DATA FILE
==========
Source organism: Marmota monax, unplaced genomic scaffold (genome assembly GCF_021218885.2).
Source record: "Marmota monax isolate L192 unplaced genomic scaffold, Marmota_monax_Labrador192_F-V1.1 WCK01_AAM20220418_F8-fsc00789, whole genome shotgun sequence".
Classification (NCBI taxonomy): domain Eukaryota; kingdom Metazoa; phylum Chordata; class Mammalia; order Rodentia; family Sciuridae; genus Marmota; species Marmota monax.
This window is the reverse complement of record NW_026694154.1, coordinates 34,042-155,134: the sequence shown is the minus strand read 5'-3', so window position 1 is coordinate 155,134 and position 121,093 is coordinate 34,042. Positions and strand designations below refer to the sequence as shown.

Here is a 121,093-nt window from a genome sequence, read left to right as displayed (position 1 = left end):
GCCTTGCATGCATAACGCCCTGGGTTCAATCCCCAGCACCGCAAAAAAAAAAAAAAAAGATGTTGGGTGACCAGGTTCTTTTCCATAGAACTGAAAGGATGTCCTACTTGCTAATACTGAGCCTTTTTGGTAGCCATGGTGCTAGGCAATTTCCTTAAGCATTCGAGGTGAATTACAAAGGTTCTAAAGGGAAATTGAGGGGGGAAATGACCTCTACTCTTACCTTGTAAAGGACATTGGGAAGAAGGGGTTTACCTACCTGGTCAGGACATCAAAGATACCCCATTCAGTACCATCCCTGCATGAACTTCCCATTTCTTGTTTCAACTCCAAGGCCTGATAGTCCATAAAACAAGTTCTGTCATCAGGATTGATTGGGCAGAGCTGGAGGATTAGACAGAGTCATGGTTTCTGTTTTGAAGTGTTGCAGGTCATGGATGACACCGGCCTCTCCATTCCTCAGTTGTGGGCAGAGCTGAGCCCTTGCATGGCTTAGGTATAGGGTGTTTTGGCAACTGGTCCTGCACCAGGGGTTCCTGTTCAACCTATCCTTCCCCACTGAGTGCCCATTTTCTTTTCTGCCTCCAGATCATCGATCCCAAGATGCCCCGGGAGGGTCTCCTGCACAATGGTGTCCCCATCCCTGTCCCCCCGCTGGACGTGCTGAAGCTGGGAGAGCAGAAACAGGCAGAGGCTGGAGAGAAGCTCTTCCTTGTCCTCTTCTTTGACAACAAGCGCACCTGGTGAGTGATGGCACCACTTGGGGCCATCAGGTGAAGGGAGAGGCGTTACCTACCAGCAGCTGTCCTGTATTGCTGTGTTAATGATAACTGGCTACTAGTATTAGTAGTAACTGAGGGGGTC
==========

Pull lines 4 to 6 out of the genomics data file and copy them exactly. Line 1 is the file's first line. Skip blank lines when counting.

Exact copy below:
This window is the reverse complement of record NW_026694154.1, coordinates 34,042-155,134: the sequence shown is the minus strand read 5'-3', so window position 1 is coordinate 155,134 and position 121,093 is coordinate 34,042. Positions and strand designations below refer to the sequence as shown.

Here is a 121,093-nt window from a genome sequence, read left to right as displayed (position 1 = left end):
GCCTTGCATGCATAACGCCCTGGGTTCAATCCCCAGCACCGCAAAAAAAAAAAAAAAAGATGTTGGGTGACCAGGTTCTTTTCCATAGAACTGAAAGGATGTCCTACTTGCTAATACTGAGCCTTTTTGGTAGCCATGGTGCTAGGCAATTTCCTTAAGCATTCGAGGTGAATTACAAAGGTTCTAAAGGGAAATTGAGGGGGGAAATGACCTCTACTCTTACCTTGTAAAGGACATTGGGAAGAAGGGGTTTACCTACCTGGTCAGGACATCAAAGATACCCCATTCAGTACCATCCCTGCATGAACTTCCCATTTCTTGTTTCAACTCCAAGGCCTGATAGTCCATAAAACAAGTTCTGTCATCAGGATTGATTGGGCAGAGCTGGAGGATTAGACAGAGTCATGGTTTCTGTTTTGAAGTGTTGCAGGTCATGGATGACACCGGCCTCTCCATTCCTCAGTTGTGGGCAGAGCTGAGCCCTTGCATGGCTTAGGTATAGGGTGTTTTGGCAACTGGTCCTGCACCAGGGGTTCCTGTTCAACCTATCCTTCCCCACTGAGTGCCCATTTTCTTTTCTGCCTCCAGATCATCGATCCCAAGATGCCCCGGGAGGGTCTCCTGCACAATGGTGTCCCCATCCCTGTCCCCCCGCTGGACGTGCTGAAGCTGGGAGAGCAGAAACAGGCAGAGGCTGGAGAGAAGCTCTTCCTTGTCCTCTTCTTTGACAACAAGCGCACCTGGTGAGTGATGGCACCACTTGGGGCCATCAGGTGAAGGGAGAGGCGTTACCTACCAGCAGCTGTCCTGTATTGCTGTGTTAATGATAACTGGCTACTAGTATTAGTAGTAACTGAGGGGGTC